Financially savvy lifestyle changes to consider in 2024

The UK’s challenging economic outlook for 2024 means being financially savvy is more crucial than ever. If you’re feeling stretched right now, you may want to embrace certain lifestyle changes to positively impact your financial health.

Thankfully there are a range of smart adjustments you can make to benefit your bank balance as well as your personal well-being. Below, discover five key areas you could look to reassess this year.

Downsizing your home

This one may seem obvious, but for many people rent or mortgage payments are the largest monthly expense. So if your living situation is beyond your means right now, downsizing could help you significantly cut costs.

Smaller properties typically incur lower utility bills, taxes and maintenance costs, with cheaper areas also freeing up substantial amounts of money for your savings.

This option is quicker and easier for renters than homeowners, of course – but if you’re in the latter camp, that doesn’t mean you should rule it out in the long term.

Embracing sustainable transport

How you choose to get around can also have a big impact on your personal finances. If you’re partial to expensive cars and flights or regular taxi journeys, can you make more sustainable choices for your bank balance and the planet?

That could mean trialling new public transport options or cycling or walking more when the weather is on your side, boosting your fitness in the process. And if you sold your car, you’d still have flexible options if you need to drive occasionally, such as temporary car insurance for road trips.

Home cooking

​​Are you prone to splashing your cash on meals out because you haven’t prepared anything? If so, discovering your culinary flair will help to significantly reduce your food expenses.

It’s wise to plan your grocery shopping in advance and choose mindful options where possible, such as supermarket own brands and healthy, inexpensive ingredients like beans and frozen fruit and vegetables.

There are lots of places to find free recipes ideas too, from Instagram and TikTok to supermarket cards and magazines.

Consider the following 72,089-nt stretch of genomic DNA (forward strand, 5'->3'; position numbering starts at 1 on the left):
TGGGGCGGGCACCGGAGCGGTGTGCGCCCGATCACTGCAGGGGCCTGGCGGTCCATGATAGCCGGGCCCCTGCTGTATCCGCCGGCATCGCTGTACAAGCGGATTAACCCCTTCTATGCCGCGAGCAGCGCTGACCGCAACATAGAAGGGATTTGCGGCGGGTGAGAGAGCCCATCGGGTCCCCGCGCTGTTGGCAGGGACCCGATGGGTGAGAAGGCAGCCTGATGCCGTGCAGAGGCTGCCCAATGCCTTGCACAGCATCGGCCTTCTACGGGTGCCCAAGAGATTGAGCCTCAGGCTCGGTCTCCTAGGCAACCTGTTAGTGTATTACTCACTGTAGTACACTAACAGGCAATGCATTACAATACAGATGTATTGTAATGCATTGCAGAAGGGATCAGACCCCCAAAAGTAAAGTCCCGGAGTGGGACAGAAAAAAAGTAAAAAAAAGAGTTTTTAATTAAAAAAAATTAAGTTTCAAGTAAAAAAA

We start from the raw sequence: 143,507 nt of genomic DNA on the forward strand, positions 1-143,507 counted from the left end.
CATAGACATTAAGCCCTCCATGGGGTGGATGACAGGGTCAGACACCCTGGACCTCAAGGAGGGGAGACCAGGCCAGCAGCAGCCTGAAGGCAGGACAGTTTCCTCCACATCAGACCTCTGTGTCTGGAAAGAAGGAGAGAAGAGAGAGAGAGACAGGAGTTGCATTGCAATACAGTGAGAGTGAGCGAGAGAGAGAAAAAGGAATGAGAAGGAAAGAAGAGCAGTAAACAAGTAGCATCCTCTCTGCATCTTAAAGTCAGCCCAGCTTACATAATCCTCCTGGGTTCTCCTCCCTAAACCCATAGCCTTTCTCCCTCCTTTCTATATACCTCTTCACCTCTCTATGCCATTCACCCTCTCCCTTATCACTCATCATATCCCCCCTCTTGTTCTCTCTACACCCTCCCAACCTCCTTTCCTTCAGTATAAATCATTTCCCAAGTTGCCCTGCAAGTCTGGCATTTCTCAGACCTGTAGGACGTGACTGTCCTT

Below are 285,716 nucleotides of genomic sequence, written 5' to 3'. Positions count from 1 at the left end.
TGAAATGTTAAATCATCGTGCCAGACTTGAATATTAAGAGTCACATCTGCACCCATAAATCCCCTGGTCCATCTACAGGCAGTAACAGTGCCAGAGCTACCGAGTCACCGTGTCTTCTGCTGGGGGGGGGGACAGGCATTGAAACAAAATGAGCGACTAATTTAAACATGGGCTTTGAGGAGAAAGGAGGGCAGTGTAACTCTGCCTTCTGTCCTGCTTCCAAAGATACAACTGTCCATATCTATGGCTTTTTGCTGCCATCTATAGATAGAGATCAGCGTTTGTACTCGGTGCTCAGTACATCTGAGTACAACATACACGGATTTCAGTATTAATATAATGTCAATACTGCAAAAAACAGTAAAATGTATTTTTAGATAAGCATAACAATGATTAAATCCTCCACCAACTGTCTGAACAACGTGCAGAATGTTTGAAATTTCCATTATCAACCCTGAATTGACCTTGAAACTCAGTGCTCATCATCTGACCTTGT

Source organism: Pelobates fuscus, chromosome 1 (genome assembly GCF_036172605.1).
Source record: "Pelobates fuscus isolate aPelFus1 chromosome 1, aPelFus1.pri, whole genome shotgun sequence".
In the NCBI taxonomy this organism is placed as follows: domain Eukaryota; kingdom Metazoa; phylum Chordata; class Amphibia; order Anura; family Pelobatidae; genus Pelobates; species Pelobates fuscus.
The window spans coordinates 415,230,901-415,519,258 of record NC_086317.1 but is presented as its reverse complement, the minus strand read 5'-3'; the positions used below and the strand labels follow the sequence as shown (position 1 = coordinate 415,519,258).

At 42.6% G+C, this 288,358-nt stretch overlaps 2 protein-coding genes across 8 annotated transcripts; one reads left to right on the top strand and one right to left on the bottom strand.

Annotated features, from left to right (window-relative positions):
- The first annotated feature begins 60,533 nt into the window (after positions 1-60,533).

Investing in health and fitness

Can you intertwine your financial health with your physical and mental well-being? It’s no secret that being active can benefit your life – the NHS calls it a miracle cure – but that doesn’t mean you have to spend a fortune on it.

Budget-friendly options such as local parks and home workout videos might make more sense for you right now than costly gym memberships, while still offering the results you’re looking for.

When it comes to your broader health, your employer may offer benefits you don’t know about, such as free or discounted private medical care and insurance and mental health support.

Prioritising financial education

Enhancing your financial literacy this year could pay dividends, helping you make more informed decisions about day-to-day spending, savings and investments.

For example, understanding savings goals and the best places to keep your money could help you build up more than before. Getting to grips with your credit score may improve your options if you’re planning to borrow money soon, while an emergency fund provides a safety net when disaster strikes.

There are plenty of free, high-quality resources covering these topics online such as MoneySavingExpert.

Could you stand to make significant changes in one or more of these areas this year?

About Lisa Baker, Editor, Wellbeing News 4262 Articles
Editor Lisa Baker is passionate about the benefits of a holistic approach to healing. Lisa is a qualified Vibrational Therapist and has qualifications in Auricular Therapy, Massage, Kinesiology, Crystal Healing, Seichem and is a Reiki Master.